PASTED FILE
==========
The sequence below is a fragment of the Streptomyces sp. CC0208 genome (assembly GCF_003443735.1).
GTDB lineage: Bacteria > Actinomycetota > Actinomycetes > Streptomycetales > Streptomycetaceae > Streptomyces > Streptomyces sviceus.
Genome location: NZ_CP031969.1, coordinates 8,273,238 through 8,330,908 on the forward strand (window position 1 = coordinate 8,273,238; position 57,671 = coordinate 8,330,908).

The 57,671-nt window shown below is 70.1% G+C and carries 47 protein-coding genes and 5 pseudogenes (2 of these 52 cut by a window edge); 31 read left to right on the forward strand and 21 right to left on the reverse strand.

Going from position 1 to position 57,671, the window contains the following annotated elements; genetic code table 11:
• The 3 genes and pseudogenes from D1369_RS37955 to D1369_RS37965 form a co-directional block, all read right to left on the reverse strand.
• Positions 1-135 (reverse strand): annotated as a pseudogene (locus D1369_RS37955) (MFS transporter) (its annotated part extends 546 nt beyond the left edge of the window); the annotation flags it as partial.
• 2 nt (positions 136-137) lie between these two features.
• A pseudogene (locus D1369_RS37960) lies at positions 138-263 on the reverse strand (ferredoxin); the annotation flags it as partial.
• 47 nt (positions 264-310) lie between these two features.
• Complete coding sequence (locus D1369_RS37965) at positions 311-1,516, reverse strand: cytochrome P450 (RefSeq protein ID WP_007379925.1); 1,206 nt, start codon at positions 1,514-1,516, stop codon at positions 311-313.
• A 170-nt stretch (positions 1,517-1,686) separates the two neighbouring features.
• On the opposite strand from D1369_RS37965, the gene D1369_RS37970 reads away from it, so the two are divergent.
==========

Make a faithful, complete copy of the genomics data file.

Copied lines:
The sequence below is a fragment of the Streptomyces sp. CC0208 genome (assembly GCF_003443735.1).
GTDB lineage: Bacteria > Actinomycetota > Actinomycetes > Streptomycetales > Streptomycetaceae > Streptomyces > Streptomyces sviceus.
Genome location: NZ_CP031969.1, coordinates 8,273,238 through 8,330,908 on the forward strand (window position 1 = coordinate 8,273,238; position 57,671 = coordinate 8,330,908).

The 57,671-nt window shown below is 70.1% G+C and carries 47 protein-coding genes and 5 pseudogenes (2 of these 52 cut by a window edge); 31 read left to right on the forward strand and 21 right to left on the reverse strand.

Going from position 1 to position 57,671, the window contains the following annotated elements; genetic code table 11:
• The 3 genes and pseudogenes from D1369_RS37955 to D1369_RS37965 form a co-directional block, all read right to left on the reverse strand.
• Positions 1-135 (reverse strand): annotated as a pseudogene (locus D1369_RS37955) (MFS transporter) (its annotated part extends 546 nt beyond the left edge of the window); the annotation flags it as partial.
• 2 nt (positions 136-137) lie between these two features.
• A pseudogene (locus D1369_RS37960) lies at positions 138-263 on the reverse strand (ferredoxin); the annotation flags it as partial.
• 47 nt (positions 264-310) lie between these two features.
• Complete coding sequence (locus D1369_RS37965) at positions 311-1,516, reverse strand: cytochrome P450 (RefSeq protein ID WP_007379925.1); 1,206 nt, start codon at positions 1,514-1,516, stop codon at positions 311-313.
• A 170-nt stretch (positions 1,517-1,686) separates the two neighbouring features.
• On the opposite strand from D1369_RS37965, the gene D1369_RS37970 reads away from it, so the two are divergent.